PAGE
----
Claim Home Working Expenses Due to COVID-19
Posted on 2nd May 2020 at 14:22
Tax-free home working allowance of £6 per week from 6th April 2020
As a result of spending more time at home as a result of working from home, it is likely you maybe incurring higher heating and lighting costs, telephone/internet charges etc. owing to work. An allowance can be claimed to cover such costs on the basis that an employee is now performing substantive duties at home, and other conditions are meet, as per HMRC’s guidance, details can be found by CLICKING HERE.
So who is affected:
You could be affected if you (an employee) are working from home due to COVID-19, either because:
– your workplace has closed
– you are following advice to self-isolate
Who is not affected:
Furloughed workers who are eligible for the Coronavirus Job Retention Scheme.
What can be claimed:
Expenses such as electricity, heating or broadband:
Payment or reimbursement to employees of up to £4 a week (£6 a week from 6 April 2020) is non-taxable in regards to the additional household expenses incurred when an employee is working from home. If however the claim is above this amount, then the employee will need to check with the employer beforehand to confirm these payments (receipts need to be retained).
Other claimable expenses:
Equipment (service or supply):
Mobile phones and SIM cards (there is no restriction on private use). If the employer provides a mobile phone and SIM card without a restriction on private use (this is limited to one per employee) then this is non-taxable.
If the employee already pays for broadband, then no additional expenses can be claimed. If however a broadband internet connection is needed in order to work from home, and one was not already available, then the broadband fee can be reimbursed and is non-taxable (in this instance the broadband provided is for business and any private use must be limited).
Laptops, computers, and office supplies:
If these are mainly used for business purposes and there is not significant private use then these are non-taxable. Reimbursing expenses for office equipment an employee has purchased (bought). If an employee has needed to buy home office equipment to allow them to work from home, then this should have been discussed in advance.
If an employer reimburses an employee with the actual cost of the purchase, then this is non-taxable, on the provision there is no significant private use. If however the employer does not reimburse the employee, then the employee can claim tax relief for these purchases on their tax return (self assessment) or P87 (for those who fall out of the scope of self assessment), on the provision that the amount claimed is incurred wholly, exclusively and necessarily in the performance of the duties of employment.
Employees need to keep records of their purchases and claim for the exact amounts
There are strict tests that need to be passed in order to qualify for tax relief.
Employer provided loans (or salary advance)
To help employees at a time of hardship, these count as an employment-related loan
(Loans provided with a value less than £10,000 in a tax year are non-taxable)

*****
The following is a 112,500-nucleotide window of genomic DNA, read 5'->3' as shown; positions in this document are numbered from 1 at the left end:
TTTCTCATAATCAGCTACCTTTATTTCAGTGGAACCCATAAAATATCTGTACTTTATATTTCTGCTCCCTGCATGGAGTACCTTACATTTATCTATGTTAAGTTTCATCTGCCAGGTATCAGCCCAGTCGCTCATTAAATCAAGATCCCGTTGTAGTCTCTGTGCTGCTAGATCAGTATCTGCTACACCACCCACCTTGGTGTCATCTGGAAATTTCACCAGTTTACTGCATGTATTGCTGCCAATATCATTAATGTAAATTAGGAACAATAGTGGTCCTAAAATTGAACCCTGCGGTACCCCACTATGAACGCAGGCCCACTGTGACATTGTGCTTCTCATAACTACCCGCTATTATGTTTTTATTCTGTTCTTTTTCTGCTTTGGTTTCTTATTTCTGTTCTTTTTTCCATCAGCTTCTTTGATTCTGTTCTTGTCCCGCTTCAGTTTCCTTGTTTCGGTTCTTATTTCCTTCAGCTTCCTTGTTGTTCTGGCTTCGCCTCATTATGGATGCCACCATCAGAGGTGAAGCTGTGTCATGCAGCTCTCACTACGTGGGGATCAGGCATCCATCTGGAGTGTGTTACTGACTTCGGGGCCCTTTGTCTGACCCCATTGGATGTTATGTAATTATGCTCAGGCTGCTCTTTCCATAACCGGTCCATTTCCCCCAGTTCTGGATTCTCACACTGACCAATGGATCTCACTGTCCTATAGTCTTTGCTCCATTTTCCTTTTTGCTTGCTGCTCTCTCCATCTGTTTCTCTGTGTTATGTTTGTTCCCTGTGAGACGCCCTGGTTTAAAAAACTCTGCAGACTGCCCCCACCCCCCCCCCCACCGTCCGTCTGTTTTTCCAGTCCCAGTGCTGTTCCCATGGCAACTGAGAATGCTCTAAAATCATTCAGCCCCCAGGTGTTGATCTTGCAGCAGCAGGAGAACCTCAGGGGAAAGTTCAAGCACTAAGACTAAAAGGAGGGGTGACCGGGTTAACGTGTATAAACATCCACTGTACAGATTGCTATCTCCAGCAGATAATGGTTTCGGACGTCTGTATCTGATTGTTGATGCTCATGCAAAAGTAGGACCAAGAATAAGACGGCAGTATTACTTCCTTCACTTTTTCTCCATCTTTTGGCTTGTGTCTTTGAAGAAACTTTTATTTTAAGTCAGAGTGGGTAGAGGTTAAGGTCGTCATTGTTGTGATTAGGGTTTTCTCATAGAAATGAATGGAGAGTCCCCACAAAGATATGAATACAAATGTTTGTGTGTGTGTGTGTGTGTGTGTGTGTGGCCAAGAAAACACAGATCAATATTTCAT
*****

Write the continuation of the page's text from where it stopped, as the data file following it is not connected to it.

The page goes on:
If an employee needs to self-isolate but cannot do so in their own home, employers
can reimburse hotel expenses and subsistence costs, (these are taxable)
Employees using their own vehicle for business
Employers can pay the approved mileage allowance payment of 45p per mile up to 10,000 miles (25p per mile thereafter). This is free of tax and National Insurance contributions. If the employer does not pay a mileage allowance, an employee can still claim tax relief through their Personal Tax Account.
CLAUSE – Significant private use:
For items which are taxable, exemptions for work related benefits do need to show that there is no significant private use.
So what does HMRC accept – Guidelines:
• your policy about private use is clearly stated to your employee and sets out the circumstances in which private use may be made (this may include making the conditions clear in employment contracts or asking employees to sign a statement acknowledging company policy on what use is allowed and any disciplinary consequences if the policy is not followed)
• any decision of the employer not to recover the costs of private use is a commercial decision, rather than rewarding your employee
Significant private use should not be based on the time spent on different uses. It should be based on your employee’s duties and the need for them to have the equipment or services provided so they can do their job. You do not have to keep detailed records of every instance of private use to prove a claim for exemption.
Reporting to HMRC
Taxable expenses or benefits
Any expenses or benefits which are related to COVID-19 can be reported on the employers PAYE Settlement Agreement, meaning you can settle tax and National Insurance contributions on any expenses or benefits (even though the responsibility would usually be on the employee, or on both the employer and the employee). This applies to coronavirus related items only. If the employer is currently dealing with benefits in kind via the payroll, then you may continue to report expenses and benefits through the payroll. The employer must also continue to report expenses and benefits through P11D returns
Non-taxable expenses or benefits
Do not need to be reported to HMRC.
Article content based on government guidelines (published/last update 19 May 2020).
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